Yoga and Meditative Techniques. Yoga and meditative techniques that promote relaxation may also be helpful for menstrual cramps.

Chiropractic. Some women with primary dysmenorrhea have sought help from chiropractors trained in spinal manipulation. One study compared a high-force spinal manipulation technique with a low-force maneuver used as a placebo technique. Both showed lower scores on tests that measure pain, perhaps indicating that a simple back rub by a sympathetic partner or friend may be helpful.

Herbal and Other So-Called Natural Remedies for Cramp Relief. Studies have not found herbal or other so-called natural remedies to be any more effective than placebos for reducing menstrual disorders. In addition to possibly being ineffective, these remedies can be expensive.

  • An analysis of the few studies done on evening primrose oil found that it contains a polyunsaturated fatty acid known as gamma linolenic acid. This compound seems to block the release of cytokines and prostaglandins. These are factors in the immune system that are manufactured by the endometrium. They are involved in uterine muscle contraction and cramping. Foods that contain gamma linolenic acid are black currant oil and cold-water fish.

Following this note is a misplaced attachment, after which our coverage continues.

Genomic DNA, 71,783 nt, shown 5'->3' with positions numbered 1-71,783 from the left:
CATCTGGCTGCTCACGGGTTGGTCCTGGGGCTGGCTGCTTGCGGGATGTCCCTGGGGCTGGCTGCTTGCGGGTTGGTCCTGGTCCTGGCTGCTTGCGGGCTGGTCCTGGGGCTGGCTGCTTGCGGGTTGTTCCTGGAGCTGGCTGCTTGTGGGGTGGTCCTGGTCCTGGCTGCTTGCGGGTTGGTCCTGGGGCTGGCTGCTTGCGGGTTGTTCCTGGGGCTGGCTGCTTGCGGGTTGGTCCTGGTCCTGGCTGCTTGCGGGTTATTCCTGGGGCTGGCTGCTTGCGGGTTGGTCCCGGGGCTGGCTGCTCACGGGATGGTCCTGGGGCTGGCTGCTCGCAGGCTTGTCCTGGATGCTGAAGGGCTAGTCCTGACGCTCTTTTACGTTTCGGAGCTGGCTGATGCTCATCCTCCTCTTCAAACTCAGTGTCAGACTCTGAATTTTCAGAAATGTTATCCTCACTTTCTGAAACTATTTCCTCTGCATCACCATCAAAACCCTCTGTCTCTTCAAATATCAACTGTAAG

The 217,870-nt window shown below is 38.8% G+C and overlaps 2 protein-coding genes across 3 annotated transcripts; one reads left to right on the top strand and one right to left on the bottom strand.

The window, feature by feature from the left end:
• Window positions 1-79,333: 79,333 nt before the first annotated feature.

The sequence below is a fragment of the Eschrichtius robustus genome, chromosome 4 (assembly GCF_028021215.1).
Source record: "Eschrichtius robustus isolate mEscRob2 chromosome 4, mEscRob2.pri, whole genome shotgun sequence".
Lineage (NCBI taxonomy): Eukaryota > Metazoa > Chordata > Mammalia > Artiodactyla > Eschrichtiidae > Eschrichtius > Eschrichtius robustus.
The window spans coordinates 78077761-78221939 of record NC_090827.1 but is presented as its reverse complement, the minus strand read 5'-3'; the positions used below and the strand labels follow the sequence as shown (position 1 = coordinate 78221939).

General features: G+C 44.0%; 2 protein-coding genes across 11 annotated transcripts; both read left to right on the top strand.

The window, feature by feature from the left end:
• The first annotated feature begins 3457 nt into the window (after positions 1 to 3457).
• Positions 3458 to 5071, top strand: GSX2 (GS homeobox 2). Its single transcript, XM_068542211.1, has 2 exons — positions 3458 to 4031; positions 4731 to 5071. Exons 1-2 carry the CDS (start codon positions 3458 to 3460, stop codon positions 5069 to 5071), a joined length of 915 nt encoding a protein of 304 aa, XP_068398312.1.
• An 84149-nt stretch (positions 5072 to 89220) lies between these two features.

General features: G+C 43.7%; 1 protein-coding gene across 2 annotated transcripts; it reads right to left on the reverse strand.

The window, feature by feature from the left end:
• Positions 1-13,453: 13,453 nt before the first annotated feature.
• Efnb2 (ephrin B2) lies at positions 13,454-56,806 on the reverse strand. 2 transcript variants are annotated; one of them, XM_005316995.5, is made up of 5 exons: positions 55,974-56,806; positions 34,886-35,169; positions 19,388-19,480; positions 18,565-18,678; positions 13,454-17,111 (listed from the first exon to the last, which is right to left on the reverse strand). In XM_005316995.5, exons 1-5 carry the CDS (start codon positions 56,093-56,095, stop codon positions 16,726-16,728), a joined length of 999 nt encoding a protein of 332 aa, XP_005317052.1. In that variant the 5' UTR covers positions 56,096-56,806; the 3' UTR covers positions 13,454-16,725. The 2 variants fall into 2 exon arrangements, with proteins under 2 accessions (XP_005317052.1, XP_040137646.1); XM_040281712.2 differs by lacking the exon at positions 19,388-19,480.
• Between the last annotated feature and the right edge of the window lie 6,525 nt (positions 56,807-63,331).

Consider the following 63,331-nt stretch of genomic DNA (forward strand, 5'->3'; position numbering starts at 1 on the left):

• Ginger tea is safe and may help in relieving nausea.
  • Valerian has been used by some women for menstrual cramps. This herb is listed on the FDA's list of generally safe products. However, its effects could be dangerously increased if it is used with standard sedatives. Other interactions and long-term side effects are unknown. As with all herbal remedies, the quality and effectiveness of specific products is not regulated.
  • Black cohosh (also known as Cimicifuga racemosa or squawroot) contains a plant estrogen and has been the herbal remedy most studied for menopausal symptoms. It may be helpful for some women with dysmenorrhea. Black cohosh has been used for decades in Germany and appears to be safe, but because its actions resemble estrogen, well-conducted clinical studies are needed to confirm both long-term safety and effectiveness. One study, for example, reported an association between black cohosh and cell proliferation in the uterus, which theoretically could increase cancer risk. Headaches and gastrointestinal problems are common side effects. At this time experts do not recommend taking it for more than six months.